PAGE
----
The trip could be likened to a hunter on safari seeking new heads for the taxidermy collection lining the walls of the study in his or her country estate. In this case, the art, music, natural beauty and architecture of Cuba would become the prized pelts and heads to be displayed not on the wall, but in conversations at the next fundraiser or cocktail party. Why yes, I have been to the Plaza de Revolucion; isn’t the 18 century art in the Decorative Arts Museum in Havana just fabulous darling? Although I am not in these fundraising circles, I did talk about this trip for years afterward, and my experiences did impress many Americans who had always wanted to travel to Cuba.

As an American living in The Netherlands, I have that nagging conqueror voice in the back of my head urging me to approach Europe in the same manner as this group who visited Cuba so many years ago–take in as much as humanly possible, even if it wears me ragged. I have spent several vacations doing just that. After all, who knows how long we will live here, and I really don’t want to miss out.  But as time passes and I realize I am actually living here for the longer term, a local vacation also has its merits. Not only are they more affordable and less stressful,  they help you better understand the country in which you live.

deventerThus our trip to Deventer. Located along the Ijssel river in the middle of the Netherlands, Deventer is like many old Dutch cities; it boasts a picturesque center region with charming squares and old architecture, shops and restaurants surrounded by less attractive and newer buildings and neighborhoods the farther away from the center you travel. Armed with advice of Arie Jan’s cousin, we drove across the bridge away from the city to a parking lot on the far side of the Ijssel and took the ferry over the river. Approaching by water offered us a stunning and timeless view of the city, and put us in the right mind frame to relish the old town. The side streets of the old quarter were dotted with unique, locally-owned gift stores and cafes. Of course, the big retailers such as Etos, Hema and V&D common to most Dutch cities also had a presence, but there were enough small shops to keep the charm alive.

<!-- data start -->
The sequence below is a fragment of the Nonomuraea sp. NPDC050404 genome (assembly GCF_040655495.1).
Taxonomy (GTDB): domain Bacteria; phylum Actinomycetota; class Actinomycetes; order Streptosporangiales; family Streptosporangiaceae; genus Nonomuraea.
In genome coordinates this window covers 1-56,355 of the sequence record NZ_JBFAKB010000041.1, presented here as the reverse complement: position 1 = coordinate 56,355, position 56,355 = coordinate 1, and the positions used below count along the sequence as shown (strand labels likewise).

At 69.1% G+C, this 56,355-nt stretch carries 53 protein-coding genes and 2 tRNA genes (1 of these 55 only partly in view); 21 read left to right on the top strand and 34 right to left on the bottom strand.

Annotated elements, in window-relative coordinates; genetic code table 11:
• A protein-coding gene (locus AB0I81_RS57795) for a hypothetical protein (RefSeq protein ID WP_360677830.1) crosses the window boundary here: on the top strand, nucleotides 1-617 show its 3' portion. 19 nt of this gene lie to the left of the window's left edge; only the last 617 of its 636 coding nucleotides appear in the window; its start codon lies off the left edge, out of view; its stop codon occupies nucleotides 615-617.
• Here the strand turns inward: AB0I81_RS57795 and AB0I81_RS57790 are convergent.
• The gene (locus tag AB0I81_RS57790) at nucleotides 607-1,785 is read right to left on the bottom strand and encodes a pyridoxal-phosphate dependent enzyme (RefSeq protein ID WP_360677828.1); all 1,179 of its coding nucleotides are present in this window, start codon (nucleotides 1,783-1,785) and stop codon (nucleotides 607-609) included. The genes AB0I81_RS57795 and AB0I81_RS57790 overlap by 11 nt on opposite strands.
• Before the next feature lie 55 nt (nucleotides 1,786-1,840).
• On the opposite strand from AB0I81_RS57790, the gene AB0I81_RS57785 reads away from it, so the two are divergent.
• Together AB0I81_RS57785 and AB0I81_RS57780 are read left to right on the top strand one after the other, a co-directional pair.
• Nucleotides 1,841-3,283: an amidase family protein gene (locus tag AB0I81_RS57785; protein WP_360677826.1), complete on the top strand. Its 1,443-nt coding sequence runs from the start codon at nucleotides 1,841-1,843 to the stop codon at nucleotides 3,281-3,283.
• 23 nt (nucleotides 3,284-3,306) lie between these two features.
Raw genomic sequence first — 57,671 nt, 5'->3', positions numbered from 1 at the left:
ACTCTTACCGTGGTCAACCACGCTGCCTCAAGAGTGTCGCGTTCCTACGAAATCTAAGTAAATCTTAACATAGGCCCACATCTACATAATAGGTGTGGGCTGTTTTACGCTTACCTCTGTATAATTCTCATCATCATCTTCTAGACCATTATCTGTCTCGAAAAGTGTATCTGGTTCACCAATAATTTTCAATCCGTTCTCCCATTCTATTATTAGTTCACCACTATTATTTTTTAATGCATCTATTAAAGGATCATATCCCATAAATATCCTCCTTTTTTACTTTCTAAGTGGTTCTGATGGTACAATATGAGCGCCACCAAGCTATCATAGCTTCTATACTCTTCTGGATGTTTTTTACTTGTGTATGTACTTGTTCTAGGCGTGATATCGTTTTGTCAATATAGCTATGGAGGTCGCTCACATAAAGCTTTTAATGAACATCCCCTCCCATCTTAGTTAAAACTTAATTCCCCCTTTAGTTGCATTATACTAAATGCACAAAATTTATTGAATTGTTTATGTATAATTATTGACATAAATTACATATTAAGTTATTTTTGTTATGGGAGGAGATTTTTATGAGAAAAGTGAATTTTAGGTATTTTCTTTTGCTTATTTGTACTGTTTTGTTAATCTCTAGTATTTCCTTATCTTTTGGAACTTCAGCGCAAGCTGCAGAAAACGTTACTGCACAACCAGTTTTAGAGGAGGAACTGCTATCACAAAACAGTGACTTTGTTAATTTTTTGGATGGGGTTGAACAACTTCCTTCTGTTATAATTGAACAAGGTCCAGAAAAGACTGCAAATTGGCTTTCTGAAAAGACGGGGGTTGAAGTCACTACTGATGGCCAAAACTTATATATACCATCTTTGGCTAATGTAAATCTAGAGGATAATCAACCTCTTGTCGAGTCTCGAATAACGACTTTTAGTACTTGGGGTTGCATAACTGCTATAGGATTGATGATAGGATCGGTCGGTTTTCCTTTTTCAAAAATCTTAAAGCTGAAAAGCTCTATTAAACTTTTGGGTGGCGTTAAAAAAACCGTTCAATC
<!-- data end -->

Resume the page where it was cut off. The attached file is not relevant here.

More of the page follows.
Our son entered Koning Willem, a unique toy store filled with puzzles and games, and soon became obsessed with the brain teaser puzzle section. For the rest of our stay in Deventer, we endured his plaintive cries for puzzle man, a cube that you can turn into a robot looking man, and then back into a cube, if you can figure it out. We ate in a cafe called Brood van Joop only to discover it was their opening day. The zucchini soup was so delicious that it renewed my desire to make fresh soups a more frequent part of our family meals.

imageBy the end of the afternoon, we headed to Arie Jan’s cousin’s house in a neighboring village. Perched in the middle of a small forest, their home is straight out of a fairy tale: White walls, thatched roof, large French paned windows with expansive views to lush green gardens on the outside. This beauty was  equally matched within by a French country interior with white walls and hard wood floors, the rooms graced with the design sense of an antique collector.  An antique dealer specializing in 18th century French fabrics, his cousin has a  second story room dedicated to sewing and cutting and another room dedicated as an office. Within no time at all, I was fantasizing about writing my second novel sequestered away in one of these rooms with garden views.

As the adults settled in on the high stools next to the kitchen island to chat over tasty wines from the wine cellar, our son assembled a Duplo train set and lost himself for the next few hours in play. After our son went to bed, we ate a French meal by candlelight around the dining room table and talked to the wee hours of the morning. No. I wasn’t visiting The Louvre or sipping a latte on the banks of the Seine, but I was with family, relaxed and happy, miles away from any thoughts of work, stress or to-do lists. And that is exactly the type of vacation one needs to rejuvinate the soul and recharge your battery for daily life.

imageBut a vacation with a child needs to be about more than long, meandering conversations with friends and family accompanied by fine wine and food. And thus, we came up with an equally satisfying elixir for our son: a visit to Apenheul Primate Park. Located in the town of Apeldoorn, Apenheul is an expansive nature area filled with many species of monkeys. Unlike a zoo, there were very few cages and many of the smaller monkeys could come right onto the walking trails.

We watched monkeys swing from the trees, play with each other, cling to their mother’s backs and climb onto the arms of  innocent passersby. After three hours, we were not even half way through the park and the temperature was slowly dropping. Unlike the monkeys, we were not wearing thick fur coats. At the end of the day, we asked our son which was his favorite exhibit and his answer was far from suprising: the guerilla exhibit. We, and the hundred plus other visitors sitting in the stadium seating during snack time, were grateful for the small waterfront separating us from these strong apes not a carrot’s throw away.